Health bosses have been pushed to answer how recruitment got so bad at a Welsh A&E during a grilling by AMs.
The Accident and Emergency department of the Royal Glamorgan faces being downgraded and even closed and bosses of Cwm Taf health board have said:
- The last consultant will soon leave the Royal Glamorgan hospital’s A&E department and will be the last to leave
- The level of doctors in the department has fallen to 1.6 full-time equivalents
- One inquest has already linked the provision at the hospital to the death of a patient, and admitted more are coming through the system
- The chief executive admitted: “We cannot say it will remain safe for the foreseeable future. It’s reached the point there’s significant risk”
One of the reasons being given for the proposed closure is the lack of staff, and failure to recruit staff to fill vacancies.
But during evidence to the Assembly’s health committee, when Dr Nick Lyons, the medical director, was asked what steps had been taken to try and recruit staff at the Royal Glamorgan, he couldn’t answer.
“I have to be completely honest I have only been in post since October last year so some of that detail, I don’t have,” he told the Plaid AM.
But, he said there are recruitment issues across the UK and he had personally spoken to other medical directors who were also struggling to fill the 1,200 vacancies UK-wide.
Dr Lyons said that the recent resignation of the final A&E consultant will mean there will be “no substantive, no employed emergency department consultant”.
“Emergency medical consultants like to work in exciting trauma centres and that environment, they like the buzz of that.”
He said that the “backbone” of work therefore falls to middle grade doctors – of which there are only 1.6 full-time equivalent.
Plaid Cymru AM Rhun ap Iorwerth repeatedly asked the trio how the recruitment issue had got so bad.
He said he had been told there had been no “concerted effort” to recruit for five years.
Dr Lyons told him “that may well be the case”.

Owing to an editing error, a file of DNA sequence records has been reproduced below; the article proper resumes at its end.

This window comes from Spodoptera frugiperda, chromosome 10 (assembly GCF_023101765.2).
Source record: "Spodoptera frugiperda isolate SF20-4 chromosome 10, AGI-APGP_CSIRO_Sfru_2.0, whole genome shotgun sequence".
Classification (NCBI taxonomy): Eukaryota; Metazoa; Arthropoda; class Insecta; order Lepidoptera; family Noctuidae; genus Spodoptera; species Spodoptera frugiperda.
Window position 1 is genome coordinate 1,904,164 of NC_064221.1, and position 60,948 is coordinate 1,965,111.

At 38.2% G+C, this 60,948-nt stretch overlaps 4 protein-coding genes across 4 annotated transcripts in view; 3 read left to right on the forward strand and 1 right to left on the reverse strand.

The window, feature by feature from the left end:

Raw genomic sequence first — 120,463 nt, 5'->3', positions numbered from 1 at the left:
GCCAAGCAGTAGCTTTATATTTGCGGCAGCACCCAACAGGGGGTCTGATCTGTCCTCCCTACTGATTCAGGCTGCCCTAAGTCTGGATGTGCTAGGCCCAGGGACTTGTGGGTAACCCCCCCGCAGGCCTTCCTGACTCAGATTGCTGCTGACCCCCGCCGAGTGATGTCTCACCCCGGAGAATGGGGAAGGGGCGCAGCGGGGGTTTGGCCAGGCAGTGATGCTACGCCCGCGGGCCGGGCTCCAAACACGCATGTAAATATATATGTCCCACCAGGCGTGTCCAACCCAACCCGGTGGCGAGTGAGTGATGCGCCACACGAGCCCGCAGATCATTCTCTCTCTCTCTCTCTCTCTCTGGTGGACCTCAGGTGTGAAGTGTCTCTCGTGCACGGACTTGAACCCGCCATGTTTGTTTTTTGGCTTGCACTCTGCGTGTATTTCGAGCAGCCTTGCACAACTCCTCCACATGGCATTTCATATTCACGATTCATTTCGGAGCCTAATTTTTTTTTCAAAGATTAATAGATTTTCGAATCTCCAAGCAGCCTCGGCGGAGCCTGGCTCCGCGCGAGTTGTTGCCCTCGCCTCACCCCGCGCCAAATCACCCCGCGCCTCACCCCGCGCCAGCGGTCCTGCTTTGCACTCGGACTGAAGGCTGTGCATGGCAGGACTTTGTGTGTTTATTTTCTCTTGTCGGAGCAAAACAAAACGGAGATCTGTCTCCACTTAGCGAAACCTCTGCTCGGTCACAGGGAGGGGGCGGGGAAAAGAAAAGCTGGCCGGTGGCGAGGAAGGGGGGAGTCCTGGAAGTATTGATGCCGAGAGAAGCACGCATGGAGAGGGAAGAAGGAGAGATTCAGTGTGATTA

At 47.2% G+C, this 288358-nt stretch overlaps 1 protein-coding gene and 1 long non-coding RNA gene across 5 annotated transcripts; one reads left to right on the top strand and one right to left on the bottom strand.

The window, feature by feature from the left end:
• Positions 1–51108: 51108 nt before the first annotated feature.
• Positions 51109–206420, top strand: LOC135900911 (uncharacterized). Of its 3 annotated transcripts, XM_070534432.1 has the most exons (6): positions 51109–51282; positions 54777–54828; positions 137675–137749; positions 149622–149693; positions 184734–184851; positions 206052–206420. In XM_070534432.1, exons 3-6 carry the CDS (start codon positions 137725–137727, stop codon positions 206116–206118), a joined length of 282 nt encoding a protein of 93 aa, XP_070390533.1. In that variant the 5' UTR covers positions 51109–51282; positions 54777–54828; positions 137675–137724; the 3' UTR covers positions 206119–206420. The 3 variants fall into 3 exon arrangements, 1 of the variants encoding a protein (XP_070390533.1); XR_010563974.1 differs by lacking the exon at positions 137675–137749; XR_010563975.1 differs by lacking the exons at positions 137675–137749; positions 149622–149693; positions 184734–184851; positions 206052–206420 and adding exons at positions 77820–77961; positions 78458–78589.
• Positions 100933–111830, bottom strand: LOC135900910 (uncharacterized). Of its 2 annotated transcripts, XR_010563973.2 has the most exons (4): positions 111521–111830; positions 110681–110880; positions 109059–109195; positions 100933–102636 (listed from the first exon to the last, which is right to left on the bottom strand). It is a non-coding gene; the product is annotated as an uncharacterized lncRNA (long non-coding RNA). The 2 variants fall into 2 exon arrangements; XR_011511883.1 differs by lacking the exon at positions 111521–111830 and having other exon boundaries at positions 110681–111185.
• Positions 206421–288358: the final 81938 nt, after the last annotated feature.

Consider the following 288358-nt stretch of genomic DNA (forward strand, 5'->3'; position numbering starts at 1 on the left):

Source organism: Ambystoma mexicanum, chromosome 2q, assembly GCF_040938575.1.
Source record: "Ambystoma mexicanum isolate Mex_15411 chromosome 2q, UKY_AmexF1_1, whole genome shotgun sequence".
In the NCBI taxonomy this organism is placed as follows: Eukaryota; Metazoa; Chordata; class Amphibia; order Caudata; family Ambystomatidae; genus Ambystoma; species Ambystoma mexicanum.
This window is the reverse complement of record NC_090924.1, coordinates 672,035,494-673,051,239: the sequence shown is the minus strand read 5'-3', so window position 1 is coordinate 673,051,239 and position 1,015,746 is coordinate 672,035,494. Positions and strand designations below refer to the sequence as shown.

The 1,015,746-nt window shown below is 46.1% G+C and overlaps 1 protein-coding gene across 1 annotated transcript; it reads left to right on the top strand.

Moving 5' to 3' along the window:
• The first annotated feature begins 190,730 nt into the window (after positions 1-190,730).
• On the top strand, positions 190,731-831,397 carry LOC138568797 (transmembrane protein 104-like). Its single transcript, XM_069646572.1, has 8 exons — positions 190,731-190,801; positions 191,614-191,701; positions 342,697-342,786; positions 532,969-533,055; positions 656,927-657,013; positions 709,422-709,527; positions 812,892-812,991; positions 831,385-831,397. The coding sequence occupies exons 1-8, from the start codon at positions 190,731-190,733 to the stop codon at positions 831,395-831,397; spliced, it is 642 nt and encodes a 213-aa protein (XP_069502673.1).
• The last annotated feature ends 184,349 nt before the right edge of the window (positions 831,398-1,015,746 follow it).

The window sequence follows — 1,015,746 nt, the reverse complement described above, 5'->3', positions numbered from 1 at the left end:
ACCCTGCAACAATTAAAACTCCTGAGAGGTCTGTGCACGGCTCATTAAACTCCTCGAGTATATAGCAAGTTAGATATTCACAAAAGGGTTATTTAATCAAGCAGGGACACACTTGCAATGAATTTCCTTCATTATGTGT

Mr ap Iorwerth asked the bosses to provide details of occasions in the last five years where they had made attempts to recruit.
And in response to a further question, said the South Wales Programme [which proposed the unit being converted into a minor injuries unit] “paralysed” recruitment.
“If I was a consultant emergency medicine doctor would I come and work, move house, move my family and come and work in a department where there was a matter of public record that there was an intention to convert it into a minor injuries unit”.
He admitted recruitment was a “potentially solvable” problem but said there is a “reality check” is that 17 consultants and 20 middle-grade doctors are needed but there is a low response to any adverts.
Dr Lyons said meetings were taking place with the 50 locum doctors working at the unit to see what they can offer to try get them to stay on as a consultant. One offer is to pay for their remaining training.
Chief executive Sharon Hopkins told the committee she couldn’t “turn the clock back” on decisions made before her time, but was challenged by Mr ap Iorwerth about “what has been done, what has been attempted as a means to resolve problems”.
Labour’s Lynne Neagle said the health board signed up in 2014 but only one of the agreed positions was implemented.
“Why didn’t the health board implement the programme six years ago?”
Mr Hopkins said: “When you look back, in order to facilitate a minor injuries unit, all those pathways need to be put in place. The start point was the acute medical serivce. The board spent a lot of time putting that in to accommodate those pathways, and community care.
“It seems the definitive programme about how we would move from 2014 to what was then envisaged, that wasn’t as clear as it could have been.”
“We can see there has been work done, but not sufficient”.
Angela Burns, Conservative AM, said: “You may be frustrated but trust me, we are so frustrated. Where’s the corporate responsibility?
“It’s a new team and a new ball game and we’ve nothing to do with the past.
Somebody somewhere there is a chain of continuity, this health board didn’t just suddenly reinvent itself when you turned up. There has to be corporate responsibility.
“I haven’t run a health board, but I’ve run other smaller businesses, one of the first things you do is survey the canvas you have to work with. You find out what’s happening, what’s going wrong and what’s going well.
“I struggle with the notion that you don’t really know what went on in the past. I appreciate you may want to say it for political reasons or because you don’t want to diss the previous incumbents but nonetheless I am horrified that you are really going to sit here and say you don’t know what went wrong over the last few years”.
She said it was “important” for AMs to push them on what had gone wrong because “this isn’t just about Cwm Taf”.
“This is happening in other health boards all over Wales. Hospitals are allowed to wither on the vine for whatever reason and we need to understand if it’s deliberate, or whether its’ accidental or workforce and cultural pressures. We have lessons to learn here.”
David Rees, Labour AM, urged them to speak to board members who were in post over the period of decline to find out what happened.